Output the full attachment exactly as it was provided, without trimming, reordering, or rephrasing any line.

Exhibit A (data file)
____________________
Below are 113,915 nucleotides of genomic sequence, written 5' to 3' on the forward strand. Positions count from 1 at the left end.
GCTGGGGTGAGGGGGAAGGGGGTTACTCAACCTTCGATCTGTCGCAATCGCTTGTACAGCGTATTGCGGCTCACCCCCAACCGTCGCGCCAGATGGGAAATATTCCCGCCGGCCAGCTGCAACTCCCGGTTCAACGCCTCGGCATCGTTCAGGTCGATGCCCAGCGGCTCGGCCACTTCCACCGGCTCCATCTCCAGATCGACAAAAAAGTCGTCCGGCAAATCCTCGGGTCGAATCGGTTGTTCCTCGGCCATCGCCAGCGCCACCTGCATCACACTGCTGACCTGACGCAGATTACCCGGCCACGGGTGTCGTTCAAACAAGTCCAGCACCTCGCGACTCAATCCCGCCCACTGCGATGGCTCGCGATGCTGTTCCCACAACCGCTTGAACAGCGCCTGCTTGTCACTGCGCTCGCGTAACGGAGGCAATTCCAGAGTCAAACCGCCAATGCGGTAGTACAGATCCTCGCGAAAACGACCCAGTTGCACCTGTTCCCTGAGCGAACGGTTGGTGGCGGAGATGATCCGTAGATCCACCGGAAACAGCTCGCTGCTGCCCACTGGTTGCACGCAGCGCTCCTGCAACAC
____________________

Below are 113,915 nucleotides of genomic sequence, written 5' to 3' on the forward strand. Positions count from 1 at the left end.
GCTGGGGTGAGGGGGAAGGGGGTTACTCAACCTTCGATCTGTCGCAATCGCTTGTACAGCGTATTGCGGCTCACCCCCAACCGTCGCGCCAGATGGGAAATATTCCCGCCGGCCAGCTGCAACTCCCGGTTCAACGCCTCGGCATCGTTCAGGTCGATGCCCAGCGGCTCGGCCACTTCCACCGGCTCCATCTCCAGATCGACAAAAAAGTCGTCCGGCAAATCCTCGGGTCGAATCGGTTGTTCCTCGGCCATCGCCAGCGCCACCTGCATCACACTGCTGACCTGACGCAGATTACCCGGCCACGGGTGTCGTTCAAACAAGTCCAGCACCTCGCGACTCAATCCCGCCCACTGCGATGGCTCGCGATGCTGTTCCCACAACCGCTTGAACAGCGCCTGCTTGTCACTGCGCTCGCGTAACGGAGGCAATTCCAGAGTCAAACCGCCAATGCGGTAGTACAGATCCTCGCGAAAACGACCCAGTTGCACCTGTTCCCTGAGCGAACGGTTGGTGGCGGAGATGATCCGTAGATCCACCGGAAACAGCTCGCTGCTGCCCACTGGTTGCACGCAGCGCTCCTGCAACAC